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Incompleteness I

7th February 2014

      The importance of the role of actual measurements in providing a complete and consistent description of a physical system can not be underestimated. The completeness requires a measurement to be a zero entropy measurement.  The consistency requirement for a measurement results in a measurement algorithm which can be used to verify the completeness of the measurements being performed.

    Consider for example a circle, being measured by two observers of different capabilities. The human observer will look at it and determine it to be a circle which is essentially a single measurement, whereas the bug crawling on the perimeter does not know what a circle is and may not even complete the measurements before its life-cycle is ended. Therefore for a human observer entropy for the problem of determination of the circle is kBloge1 = 0, whereas for the bug the entropy may be infinite as the number of measurements is very large. (kB is the Boltzmann constant.)

      Herein lies the importance of the entropy in characterizing a system.
For same result, different observers will have different entropies depending upon the system they have designed to make measurements based on their capabilities. The result or the event being measured is independent of the entropy and is considered absolute or a PE1 event.

      When it comes to the universe, it is an ongoing measurement with human observer in the position of the bug. We have already identified the problem of the determination of the origin is the critical one. Therefore we can state the following:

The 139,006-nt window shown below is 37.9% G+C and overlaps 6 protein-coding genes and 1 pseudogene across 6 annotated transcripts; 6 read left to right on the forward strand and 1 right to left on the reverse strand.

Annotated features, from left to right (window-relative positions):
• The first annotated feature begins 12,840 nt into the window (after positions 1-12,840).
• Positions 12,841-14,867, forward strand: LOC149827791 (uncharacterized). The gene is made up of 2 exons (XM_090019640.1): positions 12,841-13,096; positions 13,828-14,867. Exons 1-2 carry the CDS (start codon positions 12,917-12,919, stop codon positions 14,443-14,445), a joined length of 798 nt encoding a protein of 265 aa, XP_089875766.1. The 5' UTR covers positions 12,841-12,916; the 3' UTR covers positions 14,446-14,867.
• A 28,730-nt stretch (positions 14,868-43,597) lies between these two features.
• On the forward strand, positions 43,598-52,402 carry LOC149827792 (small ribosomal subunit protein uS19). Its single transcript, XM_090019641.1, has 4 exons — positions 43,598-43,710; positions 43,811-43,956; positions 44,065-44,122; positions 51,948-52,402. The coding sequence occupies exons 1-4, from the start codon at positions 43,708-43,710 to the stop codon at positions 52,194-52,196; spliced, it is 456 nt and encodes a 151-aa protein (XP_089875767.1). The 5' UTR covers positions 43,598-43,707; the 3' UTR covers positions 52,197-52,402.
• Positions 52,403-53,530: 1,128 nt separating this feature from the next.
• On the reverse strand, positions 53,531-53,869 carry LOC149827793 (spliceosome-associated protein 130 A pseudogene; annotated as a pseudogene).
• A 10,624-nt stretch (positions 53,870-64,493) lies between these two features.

"A system as designed by humans to measure the universe can never have the complete information about the origin and therefore can not be absolute."

Also it is important to note that,
  • The nature requires a single-step or a zero-entropy solution.
  • If an observer is making more than one measurement, but less than infinite, or in other words finite number of measurements greater than one, then the solution represents an unstable or a finite life-time event.
  • If an observer is able to make infinite number of measurements, it is possible only if the observer has no entropy and hence it is equivalent to saying that the solution is a single-step solution.
Any system developed in the physical world to measure an event will be riddled with an inherent entropy and hence can not be perfect, or it can not measure a PE1 event.

      It also implies that any event which is determined to be measured complete can not represent a infinite life-time event or a stable structure. Therefore the life-times for the particles such as protons and electrons may be very long, but they can not be infinite. Similarly with the given capabilities a human observer can not completely measure an event of infinite life time. Quite a dilemma we are in, what we measure does not matter eventually and what really matters we can not measure.
To be continued...
 Thanks go to JB for suggesting that we should look into G
del's work. As crazy as it may sound we have a feeling that the metric suggested by Gdel for GTR may be in the right direction.



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Previous Blogs:

Discrete Measurement Space 26Jan 2014
KoopMandooka 8Jan 2014
Visual Complex Analysis 22Dec 2013
The Einstein Theory of Relativity 7Dec 2013